highlighted that despite minorities accounting for just over 33% of the British population, of the 11,011

children’s books published in the UK in 2018 only 743 featured BAME characters. The acronym BAME is a sweeping one - of which CLPE is aware- only signifying broad categories of Black, Asian and other minority ethnics. I would really love a break down of the ethnicities they did observe present within the 743 to determine exactly how many of these were, in fact, black African, black Caribbean and of black mixed parentage and all the breakdowns in between for the other categories of minorities. Regardless of the slight increase from the previous survey published in 2018 from 1% to 4% representation of BAME characters, it is obvious there is still a huge deficit in racial and cultural diversity in children's books in the UK.

A recent study from the CCBC at the University of Wiscosin-Madison also showed a low level of diversity in the representation of minorities in their sample of 3,134 books published in 2018 for children however 23% represented BAME, of which 10% were African American. Their statistics are broken down into greater detail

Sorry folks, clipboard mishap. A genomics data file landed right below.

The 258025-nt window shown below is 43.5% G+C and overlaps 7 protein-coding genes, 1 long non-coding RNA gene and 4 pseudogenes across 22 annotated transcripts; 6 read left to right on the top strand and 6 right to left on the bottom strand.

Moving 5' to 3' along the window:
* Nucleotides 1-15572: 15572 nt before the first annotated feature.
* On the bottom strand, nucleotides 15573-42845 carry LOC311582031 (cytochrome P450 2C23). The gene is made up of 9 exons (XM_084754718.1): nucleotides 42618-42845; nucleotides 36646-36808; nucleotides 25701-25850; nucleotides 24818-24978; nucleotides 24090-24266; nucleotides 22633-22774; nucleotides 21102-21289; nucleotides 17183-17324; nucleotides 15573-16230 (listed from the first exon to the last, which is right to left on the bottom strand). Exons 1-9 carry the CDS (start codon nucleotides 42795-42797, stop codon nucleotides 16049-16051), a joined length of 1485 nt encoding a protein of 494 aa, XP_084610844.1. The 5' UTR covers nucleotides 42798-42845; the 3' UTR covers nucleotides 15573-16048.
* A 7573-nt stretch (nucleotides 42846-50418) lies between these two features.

here

. Their conclusion states "what the numbers for multicultural literature still mean is that publishing for children and teens has a long way to go before reflecting the rich diversity of perspectives and experiences within and across race and culture".

The recent 2019 SATs results in reading revealed that black Caribbean children achieved the lowest rate of age-related outcomes, even lower than white British children despite broad categories of black children and white children achieving ARE at a matching 64% overall for reading, writing and Maths. As a mother of black British children who will fall under the category of black Caribbean or black other - this disturbs me greatly. What exactly is this barrier to attainment in reading that has resulted in such a disparity with other minorities and indeed other peers? While the CLPE results show a need for further work in literary representation, I do not believe there is a direct connection to attainment in reading. In fact, I believe attainment in tests generally is down to the mindset behind the cultural connections to testing. Asian, African and most middle-class homes place much emphasis on academic achievement. These parents often seek out tuition, homework and further study to ensure their children excel. This in my experience has not always been at equal measure in Caribbean households within the diaspora. There is a need to reflect on how personal migratory experience has left black Caribbean children at grave risk of disenfranchisement.